Build an emergency fund. Whether you decide to fly solo or not, you can benefit from having a few months of expenses set aside in an emergency fund.
Set up your home office.
Launch a website. Today’s clients like to get background information before they even meet you — and they like you to have a website.
Print professional business cards. You won’t be able to network without them. And get professional cards. Don’t create your own.
Figure out a plan for working on your own. Rather than abandoning a successful consulting practice because of home office isolation, you should figure out how to get out and socialize as part of your home office routine.
Start networking. If you want to find new clients and work on big projects, you’ll need to know more people than you can count on both hands.
Pick the right time. You’ll be more successful if you’ve got all your ducks in a row. Do your homework, get organized, find some initial clients, get some work under your belt, save up a little money – then become a consultant.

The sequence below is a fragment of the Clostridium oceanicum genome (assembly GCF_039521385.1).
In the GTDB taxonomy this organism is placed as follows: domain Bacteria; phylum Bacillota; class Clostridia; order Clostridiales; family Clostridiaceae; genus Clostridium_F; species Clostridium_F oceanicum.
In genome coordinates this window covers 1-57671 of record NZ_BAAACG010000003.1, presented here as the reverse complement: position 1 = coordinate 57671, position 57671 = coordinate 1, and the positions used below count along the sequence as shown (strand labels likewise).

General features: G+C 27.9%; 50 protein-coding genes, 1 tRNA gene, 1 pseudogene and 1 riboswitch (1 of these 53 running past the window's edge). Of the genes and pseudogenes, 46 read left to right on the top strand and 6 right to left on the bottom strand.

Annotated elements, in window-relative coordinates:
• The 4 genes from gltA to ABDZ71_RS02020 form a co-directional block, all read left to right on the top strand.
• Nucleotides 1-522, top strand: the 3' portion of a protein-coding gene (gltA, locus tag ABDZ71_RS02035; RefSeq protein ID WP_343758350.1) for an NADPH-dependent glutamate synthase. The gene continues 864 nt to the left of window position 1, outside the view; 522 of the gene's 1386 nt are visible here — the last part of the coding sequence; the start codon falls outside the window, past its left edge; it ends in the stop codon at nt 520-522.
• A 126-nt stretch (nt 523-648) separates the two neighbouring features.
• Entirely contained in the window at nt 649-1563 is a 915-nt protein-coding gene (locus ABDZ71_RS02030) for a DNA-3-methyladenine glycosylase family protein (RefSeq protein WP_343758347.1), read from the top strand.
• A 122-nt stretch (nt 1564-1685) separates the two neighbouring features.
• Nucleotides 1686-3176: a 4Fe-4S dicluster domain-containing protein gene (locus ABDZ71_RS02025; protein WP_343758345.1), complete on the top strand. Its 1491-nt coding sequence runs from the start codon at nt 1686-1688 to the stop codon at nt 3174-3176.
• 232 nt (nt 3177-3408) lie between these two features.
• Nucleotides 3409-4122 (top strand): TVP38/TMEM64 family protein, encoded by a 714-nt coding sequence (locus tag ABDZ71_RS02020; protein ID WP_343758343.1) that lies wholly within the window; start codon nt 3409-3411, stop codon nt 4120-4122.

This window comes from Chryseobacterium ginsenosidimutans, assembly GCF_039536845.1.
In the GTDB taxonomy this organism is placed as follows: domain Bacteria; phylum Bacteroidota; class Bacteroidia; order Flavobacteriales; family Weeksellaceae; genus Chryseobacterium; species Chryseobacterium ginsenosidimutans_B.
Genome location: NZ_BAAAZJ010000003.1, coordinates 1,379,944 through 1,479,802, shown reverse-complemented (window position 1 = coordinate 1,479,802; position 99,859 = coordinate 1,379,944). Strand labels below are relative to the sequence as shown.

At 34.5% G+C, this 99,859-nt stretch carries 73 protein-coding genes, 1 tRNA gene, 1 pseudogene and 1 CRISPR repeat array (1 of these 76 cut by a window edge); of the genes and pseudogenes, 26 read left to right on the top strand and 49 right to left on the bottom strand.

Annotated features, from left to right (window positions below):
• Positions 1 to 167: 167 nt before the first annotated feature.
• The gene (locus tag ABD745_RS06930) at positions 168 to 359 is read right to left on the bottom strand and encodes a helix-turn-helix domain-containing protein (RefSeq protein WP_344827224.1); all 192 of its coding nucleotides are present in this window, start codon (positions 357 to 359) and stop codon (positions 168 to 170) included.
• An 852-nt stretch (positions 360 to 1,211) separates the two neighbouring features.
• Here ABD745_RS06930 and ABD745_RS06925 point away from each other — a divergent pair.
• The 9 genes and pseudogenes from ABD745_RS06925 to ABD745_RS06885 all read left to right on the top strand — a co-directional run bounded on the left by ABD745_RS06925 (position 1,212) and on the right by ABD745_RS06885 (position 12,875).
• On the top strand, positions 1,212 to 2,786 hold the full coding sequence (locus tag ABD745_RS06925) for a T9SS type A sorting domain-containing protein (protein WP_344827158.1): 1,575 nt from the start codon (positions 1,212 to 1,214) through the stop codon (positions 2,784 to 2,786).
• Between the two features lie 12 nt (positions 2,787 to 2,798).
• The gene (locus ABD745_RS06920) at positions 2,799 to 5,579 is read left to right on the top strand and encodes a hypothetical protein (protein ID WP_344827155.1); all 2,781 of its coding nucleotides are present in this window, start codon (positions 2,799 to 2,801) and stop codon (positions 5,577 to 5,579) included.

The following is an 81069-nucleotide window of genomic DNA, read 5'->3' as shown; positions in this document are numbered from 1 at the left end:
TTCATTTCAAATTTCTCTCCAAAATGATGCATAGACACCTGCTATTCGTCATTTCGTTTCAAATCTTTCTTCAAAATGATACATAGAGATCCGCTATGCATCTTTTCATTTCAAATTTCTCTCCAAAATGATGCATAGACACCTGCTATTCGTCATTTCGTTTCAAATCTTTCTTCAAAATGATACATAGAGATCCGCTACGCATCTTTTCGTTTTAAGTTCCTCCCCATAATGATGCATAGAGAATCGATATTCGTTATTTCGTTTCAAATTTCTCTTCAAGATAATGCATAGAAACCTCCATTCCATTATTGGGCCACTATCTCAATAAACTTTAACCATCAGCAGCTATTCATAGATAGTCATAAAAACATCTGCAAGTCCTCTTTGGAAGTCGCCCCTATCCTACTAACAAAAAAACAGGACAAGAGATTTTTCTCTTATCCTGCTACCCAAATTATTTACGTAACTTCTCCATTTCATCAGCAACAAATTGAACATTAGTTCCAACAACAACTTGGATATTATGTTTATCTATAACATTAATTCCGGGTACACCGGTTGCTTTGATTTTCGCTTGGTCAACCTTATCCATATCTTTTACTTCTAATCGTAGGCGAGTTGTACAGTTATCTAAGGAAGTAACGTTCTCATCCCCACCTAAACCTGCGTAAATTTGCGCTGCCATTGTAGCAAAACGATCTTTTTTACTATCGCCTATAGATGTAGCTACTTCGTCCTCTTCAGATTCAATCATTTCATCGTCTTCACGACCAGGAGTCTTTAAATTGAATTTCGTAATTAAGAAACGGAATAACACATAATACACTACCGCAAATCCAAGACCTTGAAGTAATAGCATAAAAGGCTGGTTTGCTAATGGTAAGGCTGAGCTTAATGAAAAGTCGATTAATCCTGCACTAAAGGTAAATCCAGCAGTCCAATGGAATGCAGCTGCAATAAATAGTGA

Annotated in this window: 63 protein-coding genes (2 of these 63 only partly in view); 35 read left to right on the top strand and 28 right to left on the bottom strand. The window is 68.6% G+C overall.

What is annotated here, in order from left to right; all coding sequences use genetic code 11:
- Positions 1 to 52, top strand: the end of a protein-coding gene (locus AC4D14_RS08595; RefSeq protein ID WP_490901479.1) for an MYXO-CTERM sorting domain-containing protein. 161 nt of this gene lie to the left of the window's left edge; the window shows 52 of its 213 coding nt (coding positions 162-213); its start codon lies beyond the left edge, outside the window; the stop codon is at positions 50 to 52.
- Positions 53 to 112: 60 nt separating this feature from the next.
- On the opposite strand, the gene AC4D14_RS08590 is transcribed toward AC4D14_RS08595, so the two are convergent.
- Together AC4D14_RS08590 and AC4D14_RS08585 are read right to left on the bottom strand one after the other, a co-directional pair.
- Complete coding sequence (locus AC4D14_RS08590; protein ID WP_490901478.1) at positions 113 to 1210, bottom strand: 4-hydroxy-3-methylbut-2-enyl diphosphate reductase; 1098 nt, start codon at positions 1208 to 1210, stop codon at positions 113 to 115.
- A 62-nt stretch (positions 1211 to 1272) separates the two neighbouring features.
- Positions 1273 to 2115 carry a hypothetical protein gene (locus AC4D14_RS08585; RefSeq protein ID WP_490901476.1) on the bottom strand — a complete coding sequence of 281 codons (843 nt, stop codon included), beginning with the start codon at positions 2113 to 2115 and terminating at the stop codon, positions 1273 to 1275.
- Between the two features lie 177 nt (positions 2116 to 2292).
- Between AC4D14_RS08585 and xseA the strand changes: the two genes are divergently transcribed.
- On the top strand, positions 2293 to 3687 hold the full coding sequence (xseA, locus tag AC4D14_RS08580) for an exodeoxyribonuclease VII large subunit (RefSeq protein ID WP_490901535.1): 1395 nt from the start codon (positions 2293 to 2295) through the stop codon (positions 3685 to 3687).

Put together a budget. You can expect a feast or famine lifestyle with consulting. If you have an idea of your earnings and expenses, you can put together an average and dip into your emergency fund (or top it up) as needed.
Establish credit. A line of credit and a business credit card – used responsibly – can help you manage cash flow, book flights and hotels, defer payments and pay for lunch meetings with clients. Clean up any credit problems before you launch your business and you’ll have better access to credit once you’re self employed.
Learn how to write a good proposal.Good proposal writing is as important as setting your consulting fees right.